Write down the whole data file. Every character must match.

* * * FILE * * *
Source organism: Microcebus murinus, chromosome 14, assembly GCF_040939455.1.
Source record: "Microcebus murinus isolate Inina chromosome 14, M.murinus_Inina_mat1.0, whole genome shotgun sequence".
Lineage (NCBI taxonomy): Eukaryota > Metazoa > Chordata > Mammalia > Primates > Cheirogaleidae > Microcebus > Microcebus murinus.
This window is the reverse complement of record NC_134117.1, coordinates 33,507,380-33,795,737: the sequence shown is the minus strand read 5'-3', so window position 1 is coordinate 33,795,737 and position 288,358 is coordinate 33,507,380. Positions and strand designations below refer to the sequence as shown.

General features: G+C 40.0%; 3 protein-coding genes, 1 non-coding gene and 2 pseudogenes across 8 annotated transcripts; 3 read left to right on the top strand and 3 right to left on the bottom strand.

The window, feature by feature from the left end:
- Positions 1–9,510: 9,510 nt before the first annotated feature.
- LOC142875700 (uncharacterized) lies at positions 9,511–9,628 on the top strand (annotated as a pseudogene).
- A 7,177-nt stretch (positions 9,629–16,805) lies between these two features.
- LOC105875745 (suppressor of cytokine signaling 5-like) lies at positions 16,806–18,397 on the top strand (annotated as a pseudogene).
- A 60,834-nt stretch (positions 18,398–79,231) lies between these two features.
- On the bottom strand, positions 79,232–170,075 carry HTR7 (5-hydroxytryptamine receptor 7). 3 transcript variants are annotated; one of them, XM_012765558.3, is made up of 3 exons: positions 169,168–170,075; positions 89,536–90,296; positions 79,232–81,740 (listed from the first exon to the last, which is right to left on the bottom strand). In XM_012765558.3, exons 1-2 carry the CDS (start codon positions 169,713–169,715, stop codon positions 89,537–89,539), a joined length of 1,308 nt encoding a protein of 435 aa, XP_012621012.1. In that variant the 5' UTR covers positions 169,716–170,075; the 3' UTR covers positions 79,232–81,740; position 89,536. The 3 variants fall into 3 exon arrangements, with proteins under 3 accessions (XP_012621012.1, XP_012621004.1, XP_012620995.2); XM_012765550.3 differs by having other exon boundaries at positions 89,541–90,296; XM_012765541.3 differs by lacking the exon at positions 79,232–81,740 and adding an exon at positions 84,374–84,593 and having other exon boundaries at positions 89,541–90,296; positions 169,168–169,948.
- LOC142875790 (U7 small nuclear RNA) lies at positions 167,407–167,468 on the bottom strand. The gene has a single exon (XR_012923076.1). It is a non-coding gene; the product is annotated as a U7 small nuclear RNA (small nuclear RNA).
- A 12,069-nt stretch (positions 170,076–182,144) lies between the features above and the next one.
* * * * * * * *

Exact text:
Source organism: Microcebus murinus, chromosome 14, assembly GCF_040939455.1.
Source record: "Microcebus murinus isolate Inina chromosome 14, M.murinus_Inina_mat1.0, whole genome shotgun sequence".
Lineage (NCBI taxonomy): Eukaryota > Metazoa > Chordata > Mammalia > Primates > Cheirogaleidae > Microcebus > Microcebus murinus.
This window is the reverse complement of record NC_134117.1, coordinates 33,507,380-33,795,737: the sequence shown is the minus strand read 5'-3', so window position 1 is coordinate 33,795,737 and position 288,358 is coordinate 33,507,380. Positions and strand designations below refer to the sequence as shown.

General features: G+C 40.0%; 3 protein-coding genes, 1 non-coding gene and 2 pseudogenes across 8 annotated transcripts; 3 read left to right on the top strand and 3 right to left on the bottom strand.

The window, feature by feature from the left end:
- Positions 1–9,510: 9,510 nt before the first annotated feature.
- LOC142875700 (uncharacterized) lies at positions 9,511–9,628 on the top strand (annotated as a pseudogene).
- A 7,177-nt stretch (positions 9,629–16,805) lies between these two features.
- LOC105875745 (suppressor of cytokine signaling 5-like) lies at positions 16,806–18,397 on the top strand (annotated as a pseudogene).
- A 60,834-nt stretch (positions 18,398–79,231) lies between these two features.
- On the bottom strand, positions 79,232–170,075 carry HTR7 (5-hydroxytryptamine receptor 7). 3 transcript variants are annotated; one of them, XM_012765558.3, is made up of 3 exons: positions 169,168–170,075; positions 89,536–90,296; positions 79,232–81,740 (listed from the first exon to the last, which is right to left on the bottom strand). In XM_012765558.3, exons 1-2 carry the CDS (start codon positions 169,713–169,715, stop codon positions 89,537–89,539), a joined length of 1,308 nt encoding a protein of 435 aa, XP_012621012.1. In that variant the 5' UTR covers positions 169,716–170,075; the 3' UTR covers positions 79,232–81,740; position 89,536. The 3 variants fall into 3 exon arrangements, with proteins under 3 accessions (XP_012621012.1, XP_012621004.1, XP_012620995.2); XM_012765550.3 differs by having other exon boundaries at positions 89,541–90,296; XM_012765541.3 differs by lacking the exon at positions 79,232–81,740 and adding an exon at positions 84,374–84,593 and having other exon boundaries at positions 89,541–90,296; positions 169,168–169,948.
- LOC142875790 (U7 small nuclear RNA) lies at positions 167,407–167,468 on the bottom strand. The gene has a single exon (XR_012923076.1). It is a non-coding gene; the product is annotated as a U7 small nuclear RNA (small nuclear RNA).
- A 12,069-nt stretch (positions 170,076–182,144) lies between the features above and the next one.